Whatever their motive was, they fell far short of the minimum standards of behaviour expected of their professions. To that end, they too brought shame to the profession of medicine and its allied disciplines. They desecrated an organisation whose motto, “Service with Honour,” is incompatible with the dishonourable display of beggary that Oledo led with impressive eloquence.
I am happy to report that many members of UMA are equally disappointed and embarrassed by Oledo’s behaviour. Efforts are already underway to engineer his removal from leadership of an association that was started in 1964 and sustained for many years by men and women who understood the purpose, rules and dignity that defined the profession of medicine. One thinks of distinguished doctors like Alexander Mwa Odonga, Stephen Bbosa, Ivan Kadama, AK Kibaya, Latimer Musoke, Ivan Majugo, Norman Kanyarutoke, Sebastian Kyalwazi, George Ebine, Justin Gesa, Vincent Emiru, Frederick Bulwa, Francis Miiro, Samwiri Kajubi, Eriya Babumba, Sebastiano Kyewalyanga, David Kiremerwa, George Sembeguya, Barnaba Kununka, Bwogi Kanyerezi, Charles Sezi, and very many others, all of them deceased, who never thought themselves to be inferior to the colonial governors, and postcolonial presidents and other politicians with whom they served our country.
I think of doctors like Josephine Namboze, Raphael Owor, Paul D’Arbela, Peter Sebuwufu, George Kirya, Charles Olweny, Ezra Nkwasiibwe, Marcelino Andrew Otim, and Yusufu Mpairwe, all of whom we are blessed to have with us, who must be deeply troubled by the evident capture of an organisation they nurtured and protected through extremely challenging times. These are people who understood that their professional abilities were a result of hard work and investment. They negotiated with the government as a right, not as a favour for which to kneel before anyone but God. When they hit a dead end because of threats to their persons, their dignity, or their pockets, several of them chose to leave Uganda, while others started private practice. I have an urge to apologise to them, and to the people of Uganda who continue to struggle for access to quality healthcare that citizens once took for granted. To be sure, leaders of the UMA, most of whom did not participate in Oledo’s dramatics, should send a clear message to Ugandans assuring them that this bizarre episode will be retired with the current president of the organisation. Soon.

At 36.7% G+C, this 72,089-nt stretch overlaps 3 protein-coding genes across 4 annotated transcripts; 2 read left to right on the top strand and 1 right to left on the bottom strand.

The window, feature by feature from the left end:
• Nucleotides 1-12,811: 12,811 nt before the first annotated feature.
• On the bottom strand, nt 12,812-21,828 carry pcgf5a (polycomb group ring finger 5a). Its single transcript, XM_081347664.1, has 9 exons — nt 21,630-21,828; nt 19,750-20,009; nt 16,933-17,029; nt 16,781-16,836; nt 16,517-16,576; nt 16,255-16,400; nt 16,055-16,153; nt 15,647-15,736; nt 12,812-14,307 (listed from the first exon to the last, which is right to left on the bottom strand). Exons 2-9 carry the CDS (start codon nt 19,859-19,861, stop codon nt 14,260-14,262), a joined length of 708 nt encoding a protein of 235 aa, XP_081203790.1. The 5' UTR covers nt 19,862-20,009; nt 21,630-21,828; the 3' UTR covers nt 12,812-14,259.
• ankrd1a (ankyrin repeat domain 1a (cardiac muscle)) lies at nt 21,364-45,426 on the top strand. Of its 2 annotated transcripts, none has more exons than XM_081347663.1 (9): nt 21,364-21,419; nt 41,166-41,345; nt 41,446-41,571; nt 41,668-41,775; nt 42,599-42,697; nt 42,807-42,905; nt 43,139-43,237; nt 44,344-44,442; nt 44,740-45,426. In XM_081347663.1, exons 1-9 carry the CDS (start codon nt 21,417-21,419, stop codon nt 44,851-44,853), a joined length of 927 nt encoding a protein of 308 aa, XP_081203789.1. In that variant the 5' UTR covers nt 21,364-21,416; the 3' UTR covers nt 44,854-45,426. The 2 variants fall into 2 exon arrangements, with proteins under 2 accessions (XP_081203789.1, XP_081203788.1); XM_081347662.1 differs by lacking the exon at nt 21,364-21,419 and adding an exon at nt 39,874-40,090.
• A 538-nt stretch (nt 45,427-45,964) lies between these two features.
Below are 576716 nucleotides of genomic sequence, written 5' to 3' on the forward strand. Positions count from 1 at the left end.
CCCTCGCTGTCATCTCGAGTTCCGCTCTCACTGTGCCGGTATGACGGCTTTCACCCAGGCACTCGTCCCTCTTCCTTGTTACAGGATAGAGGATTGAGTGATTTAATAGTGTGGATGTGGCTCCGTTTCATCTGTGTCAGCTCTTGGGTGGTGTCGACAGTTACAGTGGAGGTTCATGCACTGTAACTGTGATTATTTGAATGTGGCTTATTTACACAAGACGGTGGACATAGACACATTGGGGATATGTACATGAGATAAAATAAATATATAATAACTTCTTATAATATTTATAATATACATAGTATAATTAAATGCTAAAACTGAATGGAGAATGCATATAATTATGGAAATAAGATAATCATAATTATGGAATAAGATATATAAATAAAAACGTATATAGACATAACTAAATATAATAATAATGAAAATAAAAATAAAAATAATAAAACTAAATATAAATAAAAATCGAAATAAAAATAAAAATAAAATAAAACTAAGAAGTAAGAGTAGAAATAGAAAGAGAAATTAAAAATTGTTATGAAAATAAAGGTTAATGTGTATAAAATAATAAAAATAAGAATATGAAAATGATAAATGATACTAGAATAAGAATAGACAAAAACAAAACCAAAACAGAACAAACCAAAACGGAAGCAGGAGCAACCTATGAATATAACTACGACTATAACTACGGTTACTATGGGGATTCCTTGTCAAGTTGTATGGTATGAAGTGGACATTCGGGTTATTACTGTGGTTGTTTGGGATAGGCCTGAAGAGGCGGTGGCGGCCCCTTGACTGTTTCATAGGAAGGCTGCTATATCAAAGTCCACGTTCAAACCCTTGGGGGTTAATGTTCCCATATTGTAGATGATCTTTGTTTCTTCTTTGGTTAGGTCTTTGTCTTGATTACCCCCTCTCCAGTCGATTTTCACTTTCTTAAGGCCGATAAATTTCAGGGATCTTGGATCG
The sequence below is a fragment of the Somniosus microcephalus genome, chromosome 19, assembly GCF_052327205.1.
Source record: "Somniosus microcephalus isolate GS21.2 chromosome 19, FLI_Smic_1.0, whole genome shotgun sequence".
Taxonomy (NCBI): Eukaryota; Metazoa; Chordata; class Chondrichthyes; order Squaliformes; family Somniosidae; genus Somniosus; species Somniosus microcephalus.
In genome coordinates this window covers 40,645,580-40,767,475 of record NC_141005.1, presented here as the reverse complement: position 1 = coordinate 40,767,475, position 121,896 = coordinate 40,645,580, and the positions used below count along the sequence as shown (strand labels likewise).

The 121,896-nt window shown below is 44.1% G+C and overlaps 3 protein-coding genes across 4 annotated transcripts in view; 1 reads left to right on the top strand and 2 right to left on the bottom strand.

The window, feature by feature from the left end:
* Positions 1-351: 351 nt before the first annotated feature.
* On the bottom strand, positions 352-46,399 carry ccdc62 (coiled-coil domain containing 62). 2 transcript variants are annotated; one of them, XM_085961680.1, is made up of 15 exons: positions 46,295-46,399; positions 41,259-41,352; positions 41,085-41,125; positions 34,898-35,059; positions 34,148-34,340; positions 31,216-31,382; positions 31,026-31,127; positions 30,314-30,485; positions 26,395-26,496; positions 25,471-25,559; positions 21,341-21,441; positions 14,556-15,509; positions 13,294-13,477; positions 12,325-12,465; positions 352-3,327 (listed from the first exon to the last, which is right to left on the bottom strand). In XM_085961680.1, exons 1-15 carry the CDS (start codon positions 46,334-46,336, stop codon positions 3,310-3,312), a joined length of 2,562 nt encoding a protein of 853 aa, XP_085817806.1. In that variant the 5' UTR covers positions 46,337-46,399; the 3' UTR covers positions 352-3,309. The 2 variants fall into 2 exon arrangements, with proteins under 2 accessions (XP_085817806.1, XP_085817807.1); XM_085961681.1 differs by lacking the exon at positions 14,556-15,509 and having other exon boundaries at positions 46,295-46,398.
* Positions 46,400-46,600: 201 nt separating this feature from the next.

The UMA faces a fate that has befallen professional and community organisations that were perceived to be independent. It needs to be quickly restored to an organisation that is the trusted voice for all Ugandans, in their search for healthcare that is at least as good as it was 50 years ago. It should pursue an independent agenda to serve, support and strengthen physicians and allied professionals, through whom Ugandans can access quality, state of the art healthcare. It must remain scrupulously political, but non-partisan. To do otherwise will be suicidal.
Muniini K. Mulera is Ugandan-Canadian social and political observer. [email protected]